Theron Boyd Homestead facts for kids
Quick facts for kids
Theron Boyd Homestead
|Location||Town Hwy. 6, Hartford, Vermont|
|Area||30.2 acres (12.2 ha)|
|MPS||Agricultural Resources of Vermont MPS|
|NRHP reference No.||93000381|
|Added to NRHP||May 20, 1993|
The Theron Boyd Homestead is a historic farm property on Hillside Road in Hartford, Vermont. The centerpieces of the 30-acre (12 ha) property are a house and barn, each built in 1786. The house, little altered since its construction, is one of the finest early Federal period houses in the state. The property is owned by the state, which has formulated plans to open it has a historic site. It was listed on the National Register of Historic Places in 1993.
Description and history
The Theron Boyd Homestead is located in western Hartford, about 1 mile (1.6 km) of the village of Quechee. The property is bounded on the east by Quechee Main Street, the north by Wheelock Road, and Hillside Road runs east-west through the southern portion of the property. The property includes a combination of open fields and woodlands, with the main cluster of buildings found on either side of Hillside Road. The barn is set close the south side of the street; it is a five-bay gable-roofed wooden structure, finished in vertical board siding. The house stands a short way northwest of the barn; it is a two-story structure, with a hip roof, large central chimney, clapboard siding, and a rubblestone foundation capped by dressed fieldstones. The street-facing front facade is five bays wide, with an enlarged center bay flanked by sash windows in the more closely spaced bays on the sides. The center entrance is flanked by pilasters and topped by a four-light transom window and cornice. The building corners have narrow Federal style beaded molding. The interior has many well-preserved period features, including doors with original hardware, wooden panels, early 19th-century wallpaper, and even instances of marbleized paint on some surfaces. Differences in construction material (principally nails) suggest that the interior was not completely finished until the early 19th century. A brick ell, dating to the early 1800s extends to the north of the main block. The house has never been fitted with modern utilities such as plumbing or electricity.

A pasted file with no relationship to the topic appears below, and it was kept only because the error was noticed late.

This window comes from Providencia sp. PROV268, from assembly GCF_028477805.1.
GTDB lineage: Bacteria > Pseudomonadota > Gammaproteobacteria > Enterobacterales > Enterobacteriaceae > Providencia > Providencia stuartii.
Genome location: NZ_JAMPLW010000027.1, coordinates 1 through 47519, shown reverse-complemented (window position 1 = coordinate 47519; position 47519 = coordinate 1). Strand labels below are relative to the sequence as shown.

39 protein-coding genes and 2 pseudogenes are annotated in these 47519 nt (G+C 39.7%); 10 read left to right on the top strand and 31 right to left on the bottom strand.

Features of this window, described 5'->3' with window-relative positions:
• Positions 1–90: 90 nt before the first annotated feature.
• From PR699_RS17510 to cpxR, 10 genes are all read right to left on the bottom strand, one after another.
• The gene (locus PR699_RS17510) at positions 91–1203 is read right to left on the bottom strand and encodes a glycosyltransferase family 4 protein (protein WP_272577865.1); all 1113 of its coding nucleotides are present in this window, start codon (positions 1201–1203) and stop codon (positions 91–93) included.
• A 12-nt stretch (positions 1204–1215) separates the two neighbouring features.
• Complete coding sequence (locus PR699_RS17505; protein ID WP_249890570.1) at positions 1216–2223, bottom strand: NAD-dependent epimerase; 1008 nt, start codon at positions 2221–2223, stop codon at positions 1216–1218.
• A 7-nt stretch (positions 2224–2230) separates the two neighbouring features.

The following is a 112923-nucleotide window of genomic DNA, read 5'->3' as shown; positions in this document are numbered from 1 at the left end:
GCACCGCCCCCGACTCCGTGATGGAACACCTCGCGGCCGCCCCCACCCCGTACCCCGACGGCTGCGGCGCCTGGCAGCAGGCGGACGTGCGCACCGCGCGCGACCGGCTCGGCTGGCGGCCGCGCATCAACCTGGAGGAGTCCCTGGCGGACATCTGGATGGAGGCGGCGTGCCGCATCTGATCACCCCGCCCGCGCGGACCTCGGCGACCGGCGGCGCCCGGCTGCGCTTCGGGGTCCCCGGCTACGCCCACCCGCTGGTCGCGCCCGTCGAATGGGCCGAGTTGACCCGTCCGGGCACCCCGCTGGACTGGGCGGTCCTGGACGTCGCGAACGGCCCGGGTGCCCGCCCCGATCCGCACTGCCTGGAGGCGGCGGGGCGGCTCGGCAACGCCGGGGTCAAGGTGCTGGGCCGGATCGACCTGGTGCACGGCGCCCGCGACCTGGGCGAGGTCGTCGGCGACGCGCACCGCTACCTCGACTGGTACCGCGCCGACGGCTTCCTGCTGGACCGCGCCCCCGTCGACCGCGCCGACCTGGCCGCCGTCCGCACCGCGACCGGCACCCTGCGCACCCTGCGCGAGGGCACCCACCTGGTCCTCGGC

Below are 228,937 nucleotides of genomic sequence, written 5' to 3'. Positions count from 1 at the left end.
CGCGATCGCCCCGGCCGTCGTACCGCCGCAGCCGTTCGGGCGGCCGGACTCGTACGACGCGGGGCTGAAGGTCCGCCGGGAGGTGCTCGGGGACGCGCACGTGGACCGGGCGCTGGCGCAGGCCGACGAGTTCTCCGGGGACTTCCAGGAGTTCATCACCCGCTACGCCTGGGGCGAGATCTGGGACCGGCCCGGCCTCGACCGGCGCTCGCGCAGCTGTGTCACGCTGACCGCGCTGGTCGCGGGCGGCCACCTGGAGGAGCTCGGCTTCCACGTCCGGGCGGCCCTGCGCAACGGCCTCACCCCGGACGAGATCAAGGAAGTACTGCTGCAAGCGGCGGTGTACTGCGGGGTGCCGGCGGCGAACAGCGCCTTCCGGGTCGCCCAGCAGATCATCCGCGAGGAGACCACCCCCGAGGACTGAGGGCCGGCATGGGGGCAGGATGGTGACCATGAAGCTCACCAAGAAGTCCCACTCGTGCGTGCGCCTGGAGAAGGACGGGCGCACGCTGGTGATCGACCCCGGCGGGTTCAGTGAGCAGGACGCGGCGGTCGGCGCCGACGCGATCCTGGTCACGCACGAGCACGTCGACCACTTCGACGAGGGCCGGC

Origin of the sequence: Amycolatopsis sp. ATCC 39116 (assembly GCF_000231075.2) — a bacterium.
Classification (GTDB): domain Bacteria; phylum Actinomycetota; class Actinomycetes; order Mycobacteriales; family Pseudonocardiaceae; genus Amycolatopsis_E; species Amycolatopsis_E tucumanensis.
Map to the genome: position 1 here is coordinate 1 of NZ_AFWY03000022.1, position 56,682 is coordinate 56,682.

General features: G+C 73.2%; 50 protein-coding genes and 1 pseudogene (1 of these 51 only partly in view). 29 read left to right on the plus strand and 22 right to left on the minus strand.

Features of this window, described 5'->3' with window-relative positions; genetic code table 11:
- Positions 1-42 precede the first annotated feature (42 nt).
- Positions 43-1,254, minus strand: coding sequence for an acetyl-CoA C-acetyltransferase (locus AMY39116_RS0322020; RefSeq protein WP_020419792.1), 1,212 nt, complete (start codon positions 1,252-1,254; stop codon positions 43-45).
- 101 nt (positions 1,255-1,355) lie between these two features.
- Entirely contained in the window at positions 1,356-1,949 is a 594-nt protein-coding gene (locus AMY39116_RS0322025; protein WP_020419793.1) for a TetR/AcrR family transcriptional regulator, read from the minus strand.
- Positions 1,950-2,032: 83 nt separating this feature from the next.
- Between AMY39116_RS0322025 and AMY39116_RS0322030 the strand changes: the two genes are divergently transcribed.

The house was built in 1786 for William Burtch, a prominent Hartford businessman whose father, Benjamin Burtch, first settled the land in 1766. From the early 1920s to about 1981, the 30-acre parcel now associated with the house was owned by Theron Boyd, who steadfastly resisted efforts to either subdivide the property or to modernize the house. In the 1980s, the property was transferred in portions to the Vermont Land Trust, which turned it over to the state in 1990. The state is in 2016 working to rehabilitate the house and prepare the property as a historic site.
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